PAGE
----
Hangover-Free Alcohol Could Land in Liquor Stores by 2024

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A hangover-free existence might soon be reality. And no, we’re not asking you to abandon your happy hour habit. Nearly three years ago, Imperial College London’s director of the neuropsychopharmacology unit—yep, that’s a mouthful—David Nutt, revealed his alcosynth project. Which roughly translates to this: booze without the toxins and day-after consequences.

In 2016, the professor and former government drug advisor told the Independent that he had patented nearly 90 intoxicating compounds without the usual hangover side effects like dry mouth, headaches, and nausea. And while he originally predicted the synthetic alcohol would replace traditional liquor by 2050, it’s coming a lot sooner than expected. According to the Guardian, the product could hit liquor shelves in five years.

“We’re allowed to try it whenever we want,” he told the outlet. “We tested a lot of possible compounds to try to find which are most likely to work. It would be dishonest to spend millions of pounds on something when you haven’t a clue if it does what you want.”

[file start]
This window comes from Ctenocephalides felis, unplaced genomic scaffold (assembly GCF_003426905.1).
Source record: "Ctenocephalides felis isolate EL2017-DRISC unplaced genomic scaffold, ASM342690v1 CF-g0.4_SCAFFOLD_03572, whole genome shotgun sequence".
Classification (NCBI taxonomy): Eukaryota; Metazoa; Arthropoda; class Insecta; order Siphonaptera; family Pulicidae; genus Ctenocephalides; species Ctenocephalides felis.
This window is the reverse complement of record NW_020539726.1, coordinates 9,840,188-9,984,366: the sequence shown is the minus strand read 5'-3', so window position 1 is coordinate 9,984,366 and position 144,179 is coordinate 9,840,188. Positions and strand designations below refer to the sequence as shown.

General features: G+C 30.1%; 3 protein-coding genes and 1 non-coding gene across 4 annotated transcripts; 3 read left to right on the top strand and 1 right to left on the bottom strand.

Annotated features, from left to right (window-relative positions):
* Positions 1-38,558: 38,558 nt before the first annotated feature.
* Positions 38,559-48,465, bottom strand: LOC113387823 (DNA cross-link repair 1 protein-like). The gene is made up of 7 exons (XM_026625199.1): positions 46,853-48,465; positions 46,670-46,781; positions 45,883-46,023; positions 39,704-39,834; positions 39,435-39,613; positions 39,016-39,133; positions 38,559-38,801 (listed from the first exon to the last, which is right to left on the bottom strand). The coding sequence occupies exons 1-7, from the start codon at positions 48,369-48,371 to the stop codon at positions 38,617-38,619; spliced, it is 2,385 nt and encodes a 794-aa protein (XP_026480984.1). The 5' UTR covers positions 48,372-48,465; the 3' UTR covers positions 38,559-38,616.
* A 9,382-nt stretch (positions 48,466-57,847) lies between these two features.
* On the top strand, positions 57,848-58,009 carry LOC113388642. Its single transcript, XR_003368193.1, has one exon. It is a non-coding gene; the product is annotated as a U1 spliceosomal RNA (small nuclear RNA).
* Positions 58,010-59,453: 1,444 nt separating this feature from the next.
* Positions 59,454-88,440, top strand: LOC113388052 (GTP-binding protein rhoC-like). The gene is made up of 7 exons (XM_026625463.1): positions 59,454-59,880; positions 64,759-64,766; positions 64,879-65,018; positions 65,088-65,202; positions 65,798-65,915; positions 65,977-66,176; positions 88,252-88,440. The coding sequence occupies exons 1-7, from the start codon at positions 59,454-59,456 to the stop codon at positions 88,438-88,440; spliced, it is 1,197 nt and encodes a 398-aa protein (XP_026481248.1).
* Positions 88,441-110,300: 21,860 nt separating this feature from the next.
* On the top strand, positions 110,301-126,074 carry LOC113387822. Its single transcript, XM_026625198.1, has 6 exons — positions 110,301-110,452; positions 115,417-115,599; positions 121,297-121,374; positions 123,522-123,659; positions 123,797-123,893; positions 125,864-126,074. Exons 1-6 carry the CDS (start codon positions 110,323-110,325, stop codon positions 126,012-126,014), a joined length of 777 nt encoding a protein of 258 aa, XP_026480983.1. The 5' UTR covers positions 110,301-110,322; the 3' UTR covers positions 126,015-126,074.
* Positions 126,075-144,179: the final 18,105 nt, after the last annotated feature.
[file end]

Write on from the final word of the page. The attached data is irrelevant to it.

According to Food & Wine, Nutt first began exploring the concept in 2005 after researching how alcohol impacts brain receptors. And while he’s faced his fair share of skeptics, the inventor is moving forward. Alongside his business partners, Nutt’s working to raise $26 million and bring his idea—officially branded Alcarelle—to life.

Not only has he sampled the alcosynth himself, Nutt’s reportedly become an amateur mixologist. He pairs the substance with fruit juice to mask the, um, intense flavor. However, the team is also eager for professionals to take their own swing at serving the Alcarelle. “We think once we’re approved and on the market we are going to see an amazing and wonderful explosion of creativity,” Nutt’s business partner David Orren added. “The drinks industry employs really creative people.”





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